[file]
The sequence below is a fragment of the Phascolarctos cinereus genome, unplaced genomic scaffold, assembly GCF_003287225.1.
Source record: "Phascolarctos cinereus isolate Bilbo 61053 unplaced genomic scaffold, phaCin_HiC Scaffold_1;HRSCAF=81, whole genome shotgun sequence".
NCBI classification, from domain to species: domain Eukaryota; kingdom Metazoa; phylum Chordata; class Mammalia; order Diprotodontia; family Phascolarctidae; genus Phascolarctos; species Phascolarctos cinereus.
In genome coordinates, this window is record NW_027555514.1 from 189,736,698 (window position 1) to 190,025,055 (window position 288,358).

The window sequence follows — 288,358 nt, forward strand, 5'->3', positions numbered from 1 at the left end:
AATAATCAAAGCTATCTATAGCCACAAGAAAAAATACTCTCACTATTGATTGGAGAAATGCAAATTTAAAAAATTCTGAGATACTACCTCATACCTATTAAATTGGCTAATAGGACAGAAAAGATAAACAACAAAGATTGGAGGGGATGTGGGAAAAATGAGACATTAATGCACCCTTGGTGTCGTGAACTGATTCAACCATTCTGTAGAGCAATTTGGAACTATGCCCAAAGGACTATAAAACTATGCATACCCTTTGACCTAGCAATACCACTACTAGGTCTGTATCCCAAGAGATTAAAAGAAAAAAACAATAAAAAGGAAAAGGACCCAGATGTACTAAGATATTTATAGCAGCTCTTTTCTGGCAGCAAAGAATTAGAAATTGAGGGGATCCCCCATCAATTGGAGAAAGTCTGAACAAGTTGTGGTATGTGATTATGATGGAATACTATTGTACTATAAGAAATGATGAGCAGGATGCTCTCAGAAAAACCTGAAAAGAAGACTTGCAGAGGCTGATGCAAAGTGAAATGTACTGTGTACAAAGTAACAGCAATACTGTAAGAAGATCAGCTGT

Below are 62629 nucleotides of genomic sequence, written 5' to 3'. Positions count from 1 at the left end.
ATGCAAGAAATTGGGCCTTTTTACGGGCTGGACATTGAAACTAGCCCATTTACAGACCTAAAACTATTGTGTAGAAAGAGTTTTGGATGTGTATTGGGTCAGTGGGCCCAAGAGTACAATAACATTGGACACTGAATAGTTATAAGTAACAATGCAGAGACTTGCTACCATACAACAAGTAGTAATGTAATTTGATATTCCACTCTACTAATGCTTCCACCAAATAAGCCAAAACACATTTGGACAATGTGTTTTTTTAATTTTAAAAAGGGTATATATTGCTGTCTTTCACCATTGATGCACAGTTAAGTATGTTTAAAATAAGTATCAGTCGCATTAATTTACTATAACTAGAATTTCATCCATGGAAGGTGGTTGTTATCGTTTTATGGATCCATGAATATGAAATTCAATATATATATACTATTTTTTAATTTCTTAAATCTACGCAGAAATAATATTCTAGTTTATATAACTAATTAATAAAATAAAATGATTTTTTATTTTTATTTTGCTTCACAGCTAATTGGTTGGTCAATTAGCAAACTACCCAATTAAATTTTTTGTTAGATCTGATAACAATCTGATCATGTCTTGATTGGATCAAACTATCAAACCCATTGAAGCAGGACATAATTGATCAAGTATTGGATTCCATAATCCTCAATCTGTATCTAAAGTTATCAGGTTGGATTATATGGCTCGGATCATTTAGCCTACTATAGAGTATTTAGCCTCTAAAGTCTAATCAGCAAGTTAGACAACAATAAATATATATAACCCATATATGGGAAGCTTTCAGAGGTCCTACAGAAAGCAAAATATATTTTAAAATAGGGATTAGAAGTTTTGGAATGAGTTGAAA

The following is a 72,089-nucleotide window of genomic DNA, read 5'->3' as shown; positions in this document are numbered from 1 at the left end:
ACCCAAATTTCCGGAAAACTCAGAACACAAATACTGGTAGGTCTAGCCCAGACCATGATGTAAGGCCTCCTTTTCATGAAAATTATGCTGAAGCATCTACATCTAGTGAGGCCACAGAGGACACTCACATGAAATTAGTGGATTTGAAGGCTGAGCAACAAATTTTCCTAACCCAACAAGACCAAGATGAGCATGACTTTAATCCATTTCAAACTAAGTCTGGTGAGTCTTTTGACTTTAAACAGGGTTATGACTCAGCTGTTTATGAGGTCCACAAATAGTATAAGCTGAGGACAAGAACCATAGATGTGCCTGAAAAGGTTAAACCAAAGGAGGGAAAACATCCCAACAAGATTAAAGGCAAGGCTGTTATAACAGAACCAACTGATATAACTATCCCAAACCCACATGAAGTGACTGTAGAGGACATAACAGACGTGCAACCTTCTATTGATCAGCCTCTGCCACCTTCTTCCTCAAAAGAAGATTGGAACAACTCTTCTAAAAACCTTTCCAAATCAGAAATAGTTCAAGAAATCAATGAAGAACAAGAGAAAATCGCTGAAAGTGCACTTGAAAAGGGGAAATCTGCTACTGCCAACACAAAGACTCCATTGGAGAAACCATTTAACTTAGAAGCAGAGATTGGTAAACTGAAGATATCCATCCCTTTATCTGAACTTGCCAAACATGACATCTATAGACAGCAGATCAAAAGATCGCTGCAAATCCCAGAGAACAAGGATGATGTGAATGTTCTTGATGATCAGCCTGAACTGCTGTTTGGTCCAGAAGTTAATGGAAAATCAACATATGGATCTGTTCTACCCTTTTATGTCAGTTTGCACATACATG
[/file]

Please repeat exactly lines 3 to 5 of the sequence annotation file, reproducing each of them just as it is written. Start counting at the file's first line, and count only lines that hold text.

NCBI classification, from domain to species: domain Eukaryota; kingdom Metazoa; phylum Chordata; class Mammalia; order Diprotodontia; family Phascolarctidae; genus Phascolarctos; species Phascolarctos cinereus.
In genome coordinates, this window is record NW_027555514.1 from 189,736,698 (window position 1) to 190,025,055 (window position 288,358).

The window sequence follows — 288,358 nt, forward strand, 5'->3', positions numbered from 1 at the left end: